Should This New Competitor Have Major U.S. Airlines Worried?

Traditional airlines have long faced competition from new competitors but what does the approach of one Northern European airline mean for the transatlantic market?

May 29, 2014 at 11:15AM

Airlines face challenges every day in getting passengers and cargo to their destinations. But the introduction of a new competitor could shake up the lucrative transatlantic market by introducing a new low-cost carrier to compete with existing airlines. How this will happen is not all certain and it depends on the actions of major airlines, unions, government officials, and the low-cost carrier itself.

A discount threat
Discount airlines have frequently been a threat to traditional airlines and Norwegian Air Shuttle could cause trouble via its intention to offer trans-Atlantic flights at rates well below those charged by major airlines.

To do this, Norwegian wants to create an Irish subsidiary for labor flexibility and access to the Open Skies agreement between the U.S. and the European Union while operating a fleet of Boeing 787 aircraft to cut fuel expenses. 

The Air Line Pilots Association union, or ALPA, has urged the U.S. Department of Transportation to block Norwegian's plan and has argued that the Irish subsidiary is being used as a flag of convenience that will allow Norwegian to use cheaper foreign labor. Delta Air Lines (NYSE:DAL), United Continental Holdings (NYSE:UAL), and American Airlines Group (NASDAQ:AAL) have all joined with ALPA in opposing Norwegian's plans for the operation of flights from an Irish subsidiary.

While ALPA objects to the plan's threat to labor rates, the airlines oppose Norwegian's move because it would add more capacity and lower fares to the transatlantic market. The U.S.-based airlines also have transatlantic codeshares -- Delta with Air France-KLM, American with British Airways, and United with Deutsche Lufthansa -- in which both partners would be hurt should Norwegian carry out its strategy.

Valuable market
For major airlines such as Delta, American, and United, the transatlantic market is where they can charge some of their highest fares. Not only can airlines profit from economy class passengers but the airlines are in a fierce battle for transatlantic business travelers. With new flight options such as lie flat seats, improved food, and suite style accommodations, major carriers are competing through both price and product.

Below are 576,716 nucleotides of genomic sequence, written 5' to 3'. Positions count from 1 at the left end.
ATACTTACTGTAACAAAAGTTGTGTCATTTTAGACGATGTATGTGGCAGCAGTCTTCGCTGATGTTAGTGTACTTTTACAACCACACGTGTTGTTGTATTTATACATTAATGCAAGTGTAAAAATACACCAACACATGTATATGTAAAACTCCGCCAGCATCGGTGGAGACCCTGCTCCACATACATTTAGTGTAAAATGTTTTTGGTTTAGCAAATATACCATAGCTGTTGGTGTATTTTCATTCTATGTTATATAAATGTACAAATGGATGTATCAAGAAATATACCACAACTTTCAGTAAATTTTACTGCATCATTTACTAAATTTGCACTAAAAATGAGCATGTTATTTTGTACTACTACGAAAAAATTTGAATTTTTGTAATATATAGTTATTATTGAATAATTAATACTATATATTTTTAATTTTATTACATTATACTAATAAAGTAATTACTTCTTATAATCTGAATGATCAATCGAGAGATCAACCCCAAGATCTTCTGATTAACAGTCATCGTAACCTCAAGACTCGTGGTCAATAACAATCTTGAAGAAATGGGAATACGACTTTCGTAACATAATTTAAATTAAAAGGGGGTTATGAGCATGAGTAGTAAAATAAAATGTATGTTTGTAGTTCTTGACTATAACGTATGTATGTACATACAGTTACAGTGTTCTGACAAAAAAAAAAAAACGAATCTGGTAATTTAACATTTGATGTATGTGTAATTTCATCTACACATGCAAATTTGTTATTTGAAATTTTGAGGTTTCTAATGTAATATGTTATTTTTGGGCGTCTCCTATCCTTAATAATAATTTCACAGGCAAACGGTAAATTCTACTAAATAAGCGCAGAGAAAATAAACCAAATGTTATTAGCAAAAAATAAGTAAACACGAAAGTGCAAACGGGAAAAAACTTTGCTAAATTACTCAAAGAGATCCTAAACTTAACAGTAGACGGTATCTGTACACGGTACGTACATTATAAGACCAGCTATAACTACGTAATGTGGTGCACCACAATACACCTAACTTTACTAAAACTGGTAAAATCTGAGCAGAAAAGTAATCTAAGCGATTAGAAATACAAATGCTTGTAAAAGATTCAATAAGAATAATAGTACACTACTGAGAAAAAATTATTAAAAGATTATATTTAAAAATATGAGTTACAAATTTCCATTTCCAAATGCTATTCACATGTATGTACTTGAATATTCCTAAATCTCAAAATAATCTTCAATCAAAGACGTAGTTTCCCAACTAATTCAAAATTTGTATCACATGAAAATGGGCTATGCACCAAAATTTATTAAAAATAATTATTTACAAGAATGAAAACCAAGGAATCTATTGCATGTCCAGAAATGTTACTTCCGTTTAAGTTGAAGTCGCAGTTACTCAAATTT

However, if Norwegian is able to enter the market under its current plans, the carrier would have lower labor costs than major carriers allowing it to offer fares well below current market levels. Norwegian's cheaper fares would be seen as highly attractive to passengers looking for just the cheapest price posing a threat to sales of economy class tickets by major airlines. 

Norwegian's current layout of the Boeing 787 does not include a business class instead including a "Premium Economy" which, while a step up from ordinary economy, is not comparable on a features or comfort basis with the latest in business and first class offerings. With Norwegian focusing around being a low fare airline, this is not surprising but the lack of a business class offering from Norwegian means that major airlines should not feel as pressured on their higher revenue business class offerings.

Change in plans?
For its own part, Norwegian is reported to be reconsidering its plans for creating an Irish subsidiary. Reuters noted in late April that Norwegian suspended its talks to purchase an additional 20 Boeing 787 aircraft because of delays in receiving approval in the U.S. If the Irish subsidiary does not get the green light, Norwegian could still operate long haul flights from its native Norway but in doing so, it would give up the Open Skies advantages and be subject to Norway's labor laws.

Since Norwegian would still benefit from having fewer legacy costs and more efficient aircraft, it could still operate as a low cost carrier offering lower fares than competitors. However, without the Irish subsidiary, Norwegian would pose less of a threat to major airlines because its would not be able to offer even cheaper fares.

So far the Transportation Department has not made a decision, but the airline industry will be watching closely.

A new challenge
The airline industry is always full of challenges and the entrance of a new competitor is the latest one for Delta, American, and United. With a new business strategy, Norwegian Air Shuttle could begin offering fares far below current levels due to a lower cost structure and discount airline approach. But like many smaller airlines, Norwegian's path to growth is uncertain. Over the next several months, investors should get a better picture as to whether Norwegian will be able to operate these flights and what levels of fares they will offer.

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Alexander MacLennan owns shares of American Airlines Group and Delta Air Lines. Alexander MacLennan has the following options: long January 2015 $22 calls on Delta Air Lines, long January 2015 $25 calls on Delta Air Lines, long January 2015 $30 calls on Delta Air Lines, long January 2015 $17 calls on AMERICAN AIRLINES GROUP INC, long January 2015 $32 calls on AMERICAN AIRLINES GROUP INC, and long January 2015 $40 calls on AMERICAN AIRLINES GROUP INC. This article is not an endorsement to buy or sell any security and does not constitute professional investment advice. Always do your own due diligence before buying or selling any security. The Motley Fool has no position in any of the stocks mentioned. Try any of our Foolish newsletter services free for 30 days. We Fools may not all hold the same opinions, but we all believe that considering a diverse range of insights makes us better investors. The Motley Fool has a disclosure policy.

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